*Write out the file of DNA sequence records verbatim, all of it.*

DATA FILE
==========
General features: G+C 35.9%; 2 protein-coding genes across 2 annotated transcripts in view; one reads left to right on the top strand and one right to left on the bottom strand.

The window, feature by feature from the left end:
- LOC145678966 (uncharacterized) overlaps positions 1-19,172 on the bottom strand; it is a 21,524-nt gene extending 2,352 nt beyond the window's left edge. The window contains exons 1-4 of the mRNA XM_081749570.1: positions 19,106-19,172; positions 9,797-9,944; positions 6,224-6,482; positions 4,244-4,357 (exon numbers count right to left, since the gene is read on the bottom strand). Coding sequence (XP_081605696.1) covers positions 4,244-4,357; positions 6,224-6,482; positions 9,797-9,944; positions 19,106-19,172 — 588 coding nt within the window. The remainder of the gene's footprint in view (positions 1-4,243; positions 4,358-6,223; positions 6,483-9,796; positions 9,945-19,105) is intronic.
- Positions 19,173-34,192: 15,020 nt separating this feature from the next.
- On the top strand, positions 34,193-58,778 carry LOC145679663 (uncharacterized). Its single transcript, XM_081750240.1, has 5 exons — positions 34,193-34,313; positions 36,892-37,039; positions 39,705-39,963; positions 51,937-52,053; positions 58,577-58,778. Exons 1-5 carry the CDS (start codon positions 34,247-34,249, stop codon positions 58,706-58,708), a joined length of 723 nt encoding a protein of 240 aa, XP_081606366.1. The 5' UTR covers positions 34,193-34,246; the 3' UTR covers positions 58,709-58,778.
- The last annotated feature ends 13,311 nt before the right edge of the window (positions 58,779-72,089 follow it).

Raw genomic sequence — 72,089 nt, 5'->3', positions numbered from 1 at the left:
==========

General features: G+C 35.9%; 2 protein-coding genes across 2 annotated transcripts in view; one reads left to right on the top strand and one right to left on the bottom strand.

The window, feature by feature from the left end:
- LOC145678966 (uncharacterized) overlaps positions 1-19,172 on the bottom strand; it is a 21,524-nt gene extending 2,352 nt beyond the window's left edge. The window contains exons 1-4 of the mRNA XM_081749570.1: positions 19,106-19,172; positions 9,797-9,944; positions 6,224-6,482; positions 4,244-4,357 (exon numbers count right to left, since the gene is read on the bottom strand). Coding sequence (XP_081605696.1) covers positions 4,244-4,357; positions 6,224-6,482; positions 9,797-9,944; positions 19,106-19,172 — 588 coding nt within the window. The remainder of the gene's footprint in view (positions 1-4,243; positions 4,358-6,223; positions 6,483-9,796; positions 9,945-19,105) is intronic.
- Positions 19,173-34,192: 15,020 nt separating this feature from the next.
- On the top strand, positions 34,193-58,778 carry LOC145679663 (uncharacterized). Its single transcript, XM_081750240.1, has 5 exons — positions 34,193-34,313; positions 36,892-37,039; positions 39,705-39,963; positions 51,937-52,053; positions 58,577-58,778. Exons 1-5 carry the CDS (start codon positions 34,247-34,249, stop codon positions 58,706-58,708), a joined length of 723 nt encoding a protein of 240 aa, XP_081606366.1. The 5' UTR covers positions 34,193-34,246; the 3' UTR covers positions 58,709-58,778.
- The last annotated feature ends 13,311 nt before the right edge of the window (positions 58,779-72,089 follow it).

Raw genomic sequence — 72,089 nt, 5'->3', positions numbered from 1 at the left: